Airservices Australia has downplayed involvement in the contamination of airport sites with highly toxic firefighting foam, despite evidence to the contrary.
The agency has written a Stakeholder Engagement Plan that outlines how staff should correspond with the media and local community groups which states that use of a special firefighting foam “may have resulted in the presence” of PFAS chemicals.
However, other evidence found within internal documents reveals that the agency has clearly admitted that their use of the firefighting foam was responsible for the contaminated sites.
The Stakeholder Engagement Plan shows that Airservices Australia was aware of contamination by the toxic foam after making site assessments at stations and training grounds. The documents seem to predict the kind of backlash that the agency would receive and sets out how they would deal with stakeholder concerns and potential legal action.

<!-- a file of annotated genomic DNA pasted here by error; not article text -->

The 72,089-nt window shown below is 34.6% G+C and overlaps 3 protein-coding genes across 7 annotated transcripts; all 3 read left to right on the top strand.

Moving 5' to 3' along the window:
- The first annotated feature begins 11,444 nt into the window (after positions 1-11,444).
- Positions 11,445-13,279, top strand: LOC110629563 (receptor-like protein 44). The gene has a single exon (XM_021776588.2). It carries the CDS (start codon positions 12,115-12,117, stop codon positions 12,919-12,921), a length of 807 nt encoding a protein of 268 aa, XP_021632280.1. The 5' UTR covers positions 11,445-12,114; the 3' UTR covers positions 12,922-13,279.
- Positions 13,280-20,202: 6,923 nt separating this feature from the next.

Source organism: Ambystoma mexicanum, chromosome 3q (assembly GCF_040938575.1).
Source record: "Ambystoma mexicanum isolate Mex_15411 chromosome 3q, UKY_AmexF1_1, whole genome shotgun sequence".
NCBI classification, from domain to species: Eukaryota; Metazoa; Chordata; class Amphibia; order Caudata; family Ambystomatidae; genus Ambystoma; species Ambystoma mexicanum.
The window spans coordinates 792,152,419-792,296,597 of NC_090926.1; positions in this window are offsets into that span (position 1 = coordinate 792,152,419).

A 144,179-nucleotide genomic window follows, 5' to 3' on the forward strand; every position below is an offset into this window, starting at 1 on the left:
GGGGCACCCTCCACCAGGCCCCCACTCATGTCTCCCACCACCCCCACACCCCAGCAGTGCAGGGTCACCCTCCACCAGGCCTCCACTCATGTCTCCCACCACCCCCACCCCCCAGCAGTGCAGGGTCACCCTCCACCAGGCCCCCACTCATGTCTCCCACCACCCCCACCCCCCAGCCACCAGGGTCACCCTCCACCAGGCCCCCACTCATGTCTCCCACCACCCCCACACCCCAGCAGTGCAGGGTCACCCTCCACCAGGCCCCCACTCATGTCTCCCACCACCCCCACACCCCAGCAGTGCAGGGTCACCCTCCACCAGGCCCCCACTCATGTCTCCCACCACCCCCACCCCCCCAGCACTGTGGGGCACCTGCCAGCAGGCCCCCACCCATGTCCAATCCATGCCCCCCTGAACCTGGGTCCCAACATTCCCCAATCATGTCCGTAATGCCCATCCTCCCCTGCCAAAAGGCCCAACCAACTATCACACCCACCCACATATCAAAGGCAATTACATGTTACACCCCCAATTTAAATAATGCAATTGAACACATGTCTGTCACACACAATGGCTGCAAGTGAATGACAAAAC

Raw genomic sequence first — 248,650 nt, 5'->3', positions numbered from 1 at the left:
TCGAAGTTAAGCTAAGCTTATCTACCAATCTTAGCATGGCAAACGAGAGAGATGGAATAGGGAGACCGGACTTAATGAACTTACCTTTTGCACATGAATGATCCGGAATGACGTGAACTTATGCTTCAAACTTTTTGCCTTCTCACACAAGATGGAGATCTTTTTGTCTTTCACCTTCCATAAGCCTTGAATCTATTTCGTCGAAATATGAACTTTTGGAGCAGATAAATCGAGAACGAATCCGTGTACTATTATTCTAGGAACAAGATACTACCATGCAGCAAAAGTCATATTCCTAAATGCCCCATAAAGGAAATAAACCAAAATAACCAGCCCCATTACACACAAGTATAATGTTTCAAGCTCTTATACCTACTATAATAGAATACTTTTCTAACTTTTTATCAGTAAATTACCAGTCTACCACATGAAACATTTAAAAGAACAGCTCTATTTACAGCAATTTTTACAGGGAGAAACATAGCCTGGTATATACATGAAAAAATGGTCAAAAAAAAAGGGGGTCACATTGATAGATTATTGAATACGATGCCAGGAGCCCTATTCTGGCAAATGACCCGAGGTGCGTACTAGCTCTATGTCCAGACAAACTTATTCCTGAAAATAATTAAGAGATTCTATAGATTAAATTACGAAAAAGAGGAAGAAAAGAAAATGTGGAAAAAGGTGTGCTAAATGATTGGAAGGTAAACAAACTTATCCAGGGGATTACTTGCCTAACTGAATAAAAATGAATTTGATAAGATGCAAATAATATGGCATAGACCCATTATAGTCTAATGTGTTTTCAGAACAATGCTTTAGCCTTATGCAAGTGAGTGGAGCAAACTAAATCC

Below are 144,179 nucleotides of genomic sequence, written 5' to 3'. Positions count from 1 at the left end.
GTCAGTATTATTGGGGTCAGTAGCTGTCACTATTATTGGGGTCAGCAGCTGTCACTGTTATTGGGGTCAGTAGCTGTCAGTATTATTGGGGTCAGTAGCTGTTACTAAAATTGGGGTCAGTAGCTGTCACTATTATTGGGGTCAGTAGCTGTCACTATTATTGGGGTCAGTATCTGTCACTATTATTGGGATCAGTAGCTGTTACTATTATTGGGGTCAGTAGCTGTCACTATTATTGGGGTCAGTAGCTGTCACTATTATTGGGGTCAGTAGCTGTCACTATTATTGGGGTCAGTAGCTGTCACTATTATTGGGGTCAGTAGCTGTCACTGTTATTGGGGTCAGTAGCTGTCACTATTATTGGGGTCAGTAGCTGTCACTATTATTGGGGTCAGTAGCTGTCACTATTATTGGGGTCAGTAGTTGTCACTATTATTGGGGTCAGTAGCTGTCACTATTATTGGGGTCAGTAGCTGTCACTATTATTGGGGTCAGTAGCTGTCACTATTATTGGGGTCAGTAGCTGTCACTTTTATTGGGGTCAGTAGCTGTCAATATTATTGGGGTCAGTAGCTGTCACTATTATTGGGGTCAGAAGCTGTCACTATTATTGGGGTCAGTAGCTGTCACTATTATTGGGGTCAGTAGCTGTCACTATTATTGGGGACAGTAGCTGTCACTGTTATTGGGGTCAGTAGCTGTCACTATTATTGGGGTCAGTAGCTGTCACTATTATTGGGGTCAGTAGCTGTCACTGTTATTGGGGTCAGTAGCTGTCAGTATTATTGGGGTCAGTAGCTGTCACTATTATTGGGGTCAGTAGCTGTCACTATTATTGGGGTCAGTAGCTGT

The paper also outlines warnings regarding potential media interest that could eventually lead to “political interest”. Other files reveal that many aviation firefighters around the country were exposed to high levels of PFAS chemicals after training and working with the foam.
The reports indicates that there has been soil and groundwater contamination by PFAS chemicals that have been described by some as “the new asbestos”. Many aviation firefighters expressed outrage in 2016 after being potentially exposed to the chemicals in a building project at Gold Coast Airport in Queensland.
In some cases, firefighters were reported with 20x the normal amount of PFAS toxins in their blood. While no direct health issues have been connected with the presence of the chemicals, health experts have highlighted that they can cause health complications with the kidneys and raise cholesterol levels.
There are fears that hundreds if not thousands of sites around Australia have contaminated soil and groundwater as a result of PFAS chemicals.
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